Buprenorphine Buccal Film Reduces Chronic Low Back Pain

Laird Harrison

May 19, 2015

PALM SPRINGS, California — Buprenorphine delivered through a buccal film can relieve chronic low back pain with few adverse effects, a new phase 3 study shows.

"Everything about this drug is really exciting," first author Joseph Gimbel, MD, an orthopedic surgeon and medical director of the Arizona Research Center in Phoenix, told Medscape Medical News.

Dr Gimbel presented the study here at the American Pain Society (APS) 34th Annual Scientific Meeting. The study was funded by the drug's maker, Endo Pharmaceuticals.

A schedule III partial opioid agonist, buprenorphine appears to reach a ceiling for gastrointestinal adverse events, Dr Gimbel reported.

In addition, its pharmacokinetic properties may reduce its risk for abuse, setting it apart from other drugs being described at the meeting, he said. "You won't find anything here that has less chance of addiction."

However, buprenorphine's oral bioavailability is poor, and a transdermal patch has limited dose titration capacity: It does not seem effective in patients needing a morphine sulfate equivalent dose of 80 mg/day.

In a buccal film delivery system, Endo's BioErodible MucoAdhesive, the drug is 46% to 51% bioavailable, said Dr Gimbel.

Endo anticipates action in October by the US Food and Drug Administration on its application to market BioErodible MucoAdhesive buprenorphine for pain requiring around-the-clock, long-term opioid treatment.

To test whether the drug worked for such patients, Dr Gimbel and colleagues recruited 815 patients who were already using opioids to treat moderate to severe chronic low back pain.

They tapered the patients' opioid doses to the equivalent of less than 30 mg morphine sulfate equivalent per day. At that point, the patients rated their pain at a mean of 6.84 on a numeric rating scale from 0 to 10, where 10 is the most intense.

The researchers then provided the patients with the buccal film buprenorphine in a dose that provided adequate analgesia and was generally well tolerated for 14 days. Doses ranged from 150 to 900 μg every 12 hours.

During this titration phase, 304 patients dropped out of the study because of adverse reactions, lack of efficacy, or protocol violations. The mean pain score of the remaining patients fell to 2.88.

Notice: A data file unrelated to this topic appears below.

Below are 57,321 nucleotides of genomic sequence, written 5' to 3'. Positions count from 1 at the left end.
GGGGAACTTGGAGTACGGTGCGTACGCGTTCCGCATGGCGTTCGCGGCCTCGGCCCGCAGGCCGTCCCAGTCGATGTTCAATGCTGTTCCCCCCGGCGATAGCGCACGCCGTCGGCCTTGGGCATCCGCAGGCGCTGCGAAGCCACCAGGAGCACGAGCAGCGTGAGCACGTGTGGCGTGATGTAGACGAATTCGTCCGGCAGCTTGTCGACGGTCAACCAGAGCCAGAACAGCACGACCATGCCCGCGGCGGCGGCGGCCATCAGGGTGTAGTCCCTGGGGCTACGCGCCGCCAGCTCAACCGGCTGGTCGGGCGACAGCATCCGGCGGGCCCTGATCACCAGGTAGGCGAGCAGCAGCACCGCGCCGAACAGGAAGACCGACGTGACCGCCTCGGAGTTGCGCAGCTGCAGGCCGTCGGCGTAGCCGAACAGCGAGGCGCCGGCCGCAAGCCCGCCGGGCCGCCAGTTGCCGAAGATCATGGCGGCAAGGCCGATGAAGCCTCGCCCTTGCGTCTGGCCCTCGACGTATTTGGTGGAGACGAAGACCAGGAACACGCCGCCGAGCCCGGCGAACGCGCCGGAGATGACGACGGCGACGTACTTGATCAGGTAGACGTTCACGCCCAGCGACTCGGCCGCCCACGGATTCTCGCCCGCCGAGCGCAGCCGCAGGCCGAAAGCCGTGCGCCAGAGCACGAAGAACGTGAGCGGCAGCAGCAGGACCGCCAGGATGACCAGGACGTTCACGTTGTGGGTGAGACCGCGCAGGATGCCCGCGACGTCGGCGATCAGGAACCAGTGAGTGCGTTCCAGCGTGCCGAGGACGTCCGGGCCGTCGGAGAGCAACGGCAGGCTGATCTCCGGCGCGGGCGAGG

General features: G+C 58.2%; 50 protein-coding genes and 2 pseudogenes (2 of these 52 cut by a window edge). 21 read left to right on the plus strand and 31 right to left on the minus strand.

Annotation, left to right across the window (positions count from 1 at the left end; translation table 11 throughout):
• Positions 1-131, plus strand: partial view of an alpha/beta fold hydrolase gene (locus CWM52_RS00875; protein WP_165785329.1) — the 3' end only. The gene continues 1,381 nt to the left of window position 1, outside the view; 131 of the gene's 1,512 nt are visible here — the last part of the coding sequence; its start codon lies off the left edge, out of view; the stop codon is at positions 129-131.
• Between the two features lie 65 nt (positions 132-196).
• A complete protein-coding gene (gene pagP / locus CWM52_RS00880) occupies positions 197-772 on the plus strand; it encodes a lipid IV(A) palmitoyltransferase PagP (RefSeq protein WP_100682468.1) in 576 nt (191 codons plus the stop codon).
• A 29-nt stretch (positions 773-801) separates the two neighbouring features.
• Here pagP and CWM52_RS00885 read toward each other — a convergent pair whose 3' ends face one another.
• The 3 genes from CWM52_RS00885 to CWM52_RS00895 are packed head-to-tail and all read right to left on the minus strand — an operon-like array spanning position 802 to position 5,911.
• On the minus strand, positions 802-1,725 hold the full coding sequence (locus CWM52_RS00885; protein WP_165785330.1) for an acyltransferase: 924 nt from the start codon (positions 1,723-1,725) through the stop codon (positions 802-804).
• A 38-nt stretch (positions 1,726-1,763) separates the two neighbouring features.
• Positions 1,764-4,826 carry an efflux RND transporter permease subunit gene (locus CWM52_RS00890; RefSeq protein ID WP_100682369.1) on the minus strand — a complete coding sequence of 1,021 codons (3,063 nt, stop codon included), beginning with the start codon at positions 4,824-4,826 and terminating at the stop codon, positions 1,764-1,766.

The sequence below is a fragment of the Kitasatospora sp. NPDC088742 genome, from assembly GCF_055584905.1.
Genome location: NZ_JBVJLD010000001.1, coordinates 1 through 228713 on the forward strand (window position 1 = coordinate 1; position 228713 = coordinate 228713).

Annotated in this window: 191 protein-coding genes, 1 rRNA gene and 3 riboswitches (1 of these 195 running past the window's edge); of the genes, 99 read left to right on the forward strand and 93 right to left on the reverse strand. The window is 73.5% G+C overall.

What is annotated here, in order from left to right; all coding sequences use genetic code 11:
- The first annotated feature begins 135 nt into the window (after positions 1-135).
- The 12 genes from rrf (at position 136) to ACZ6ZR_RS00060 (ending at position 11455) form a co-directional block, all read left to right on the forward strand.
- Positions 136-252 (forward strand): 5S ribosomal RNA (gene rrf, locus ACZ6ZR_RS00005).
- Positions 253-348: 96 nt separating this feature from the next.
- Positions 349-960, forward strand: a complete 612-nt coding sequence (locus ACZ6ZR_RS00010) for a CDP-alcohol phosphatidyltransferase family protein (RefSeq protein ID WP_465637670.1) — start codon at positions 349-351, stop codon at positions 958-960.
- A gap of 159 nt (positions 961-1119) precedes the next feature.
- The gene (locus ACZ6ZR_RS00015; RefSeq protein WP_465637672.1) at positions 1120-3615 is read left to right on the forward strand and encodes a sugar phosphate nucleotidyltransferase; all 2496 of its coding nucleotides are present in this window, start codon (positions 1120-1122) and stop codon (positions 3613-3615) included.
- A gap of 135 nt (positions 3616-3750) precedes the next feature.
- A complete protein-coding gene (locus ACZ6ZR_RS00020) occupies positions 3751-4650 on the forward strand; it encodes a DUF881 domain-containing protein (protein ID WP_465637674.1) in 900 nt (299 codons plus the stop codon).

Next, the researchers split the remaining patients randomly into two groups: 254 patients continued on buccal film buprenorphine and 257 patients switched to a placebo. The patients did not know which treatment they were getting.

As a rescue medication, they were allowed two doses of one to two tablets of 5 mg hydrocodone and 325 mg acetaminophen for the first 2 weeks. After that they were allowed one dose per day.

Pain rose in both groups during the next 12 weeks, but it increased more in the placebo group than in the buprenorphine group. Rates of adverse events were comparable between the two groups and were generally low for opioid drugs.

Table. Buccal Film Buprenorphine vs Placebo

Outcome/Adverse Events Placebo (n = 256) P Value
≥30% pain reduction, % 64 31 <.001
≥50% pain reduction, % 40 17 <.001
12-week pain increase (numeric rating scale points) 0.88 1.92 <.001
Nausea, % 7.5 7.4
Constipation, % 2.8 0.8
Vomiting, % 5.5 2.3

At the same meeting, another phase 3 trial funded by Endo showed similar results for buccal film buprenorphine in patients with moderate to severe low back pain who had not previously been treated with opioids.

"This is an amazing drug," said Dr Gimbel. "This is one of the few drugs that my patients come back and ask me about."

If it is approved, some physicians may consider buccal film buprenorphine as a replacement for hydrocodone with acetaminophen, said Edward Michna, MD, director of the Pain Trials Center at Brigham and Women's Hospital, Boston, Massachusetts.

And this study makes a good case for the drug, he told Medscape Medical News. "It's hard to treat low back pain," he said.

However, Dr Michna said he has some reservations about buprenorphine in general. In other formulations, it reaches an efficacy ceiling, where higher doses do not achieve more efficacy, he said.

Yet it does have some potential for abuse, he said. "In Europe it's a big drug of abuse," he said. "Are addicts going to be extracting it and injecting it?"

This study was funded by Endo Pharmaceuticals. Dr Gimbel has reported no relevant financial interests. Dr Michna has consulted for Pfizer, Purdue Pharma, and Insys Therapeutics.

American Pain Society (APS) 34th Annual Scientific Meeting: Abstracts 437, 439. Presented May 2013.


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